4. Finally, one that follows from the first three: we broadcasters need to give interviews – at least some of them – the time to breathe, even if that means putting up with more boring, snoring bits.
There are risks for both sides in any shift from the current sullen equilibrium. For us, the danger is that we offer politicians more time and space to explain themselves and they carry on just as defensively as before. Or that audiences tell us with their remote controls that, actually, they rather preferred heat to light. For politicians the risk is that they are more honest in interviews and find themselves pilloried the next morning for making a gaffe or displaying anything other than cast iron certainty about everything. To break the stand-off both sides have to jump at once.
So here’s a challenge to politicians: if you will dare to be a little more candid, to come to the crease a little less padded up, to answer questions rather than avoid them, we will give you the space to explain your politics and yourself, to show the public that you are a well-intentioned and (in some cases) rounded human being, to earn that most precious – and scarce – of political commodities, authenticity.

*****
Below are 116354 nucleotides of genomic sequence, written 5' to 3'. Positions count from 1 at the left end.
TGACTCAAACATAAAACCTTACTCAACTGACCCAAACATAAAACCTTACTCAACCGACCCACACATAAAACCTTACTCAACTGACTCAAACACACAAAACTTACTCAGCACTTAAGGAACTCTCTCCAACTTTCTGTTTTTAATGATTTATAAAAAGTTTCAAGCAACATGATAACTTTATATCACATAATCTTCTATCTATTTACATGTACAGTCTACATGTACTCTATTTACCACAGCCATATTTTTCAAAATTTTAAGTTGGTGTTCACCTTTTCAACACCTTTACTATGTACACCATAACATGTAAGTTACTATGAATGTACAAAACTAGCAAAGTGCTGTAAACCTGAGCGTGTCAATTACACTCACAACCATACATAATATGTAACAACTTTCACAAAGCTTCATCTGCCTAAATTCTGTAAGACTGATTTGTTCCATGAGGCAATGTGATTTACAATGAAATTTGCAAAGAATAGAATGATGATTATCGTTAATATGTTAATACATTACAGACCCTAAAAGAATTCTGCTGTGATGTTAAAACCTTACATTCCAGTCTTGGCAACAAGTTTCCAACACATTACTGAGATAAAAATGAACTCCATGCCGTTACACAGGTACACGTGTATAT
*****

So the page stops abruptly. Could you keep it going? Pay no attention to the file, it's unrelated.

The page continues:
That doesn’t mean we’ll give you an easy ride. As Evan argued in his lecture, sometimes it is the job of the interviewer to give voice to the frustrations and anger of the viewer, even when it is not likely to elicit a helpful or revealing answer. “One of the purposes of what we do is to be seen to be pouring a bucket of custard over powerful people.” And often seeing the lengths a politician will go to avoid answering a question tells its own story: the former home secretary Michael Howard’s 12 refusals to answer Paxman’s question are probably better remembered than anything a British politician has said in an interview in the modern era.
Back in 1989 Sir Robin worried that the decline of the political interview would damage more than the interests of broadcasters like him. “What deeply concerns me is that the very principle of the television interview – the ancient Socratic method of imparting and gathering information by the process of question and answer – has been deliberately devalued . . . This is bad for the people, bad for democracy, bad for television, and bad, in the end, for politicians.”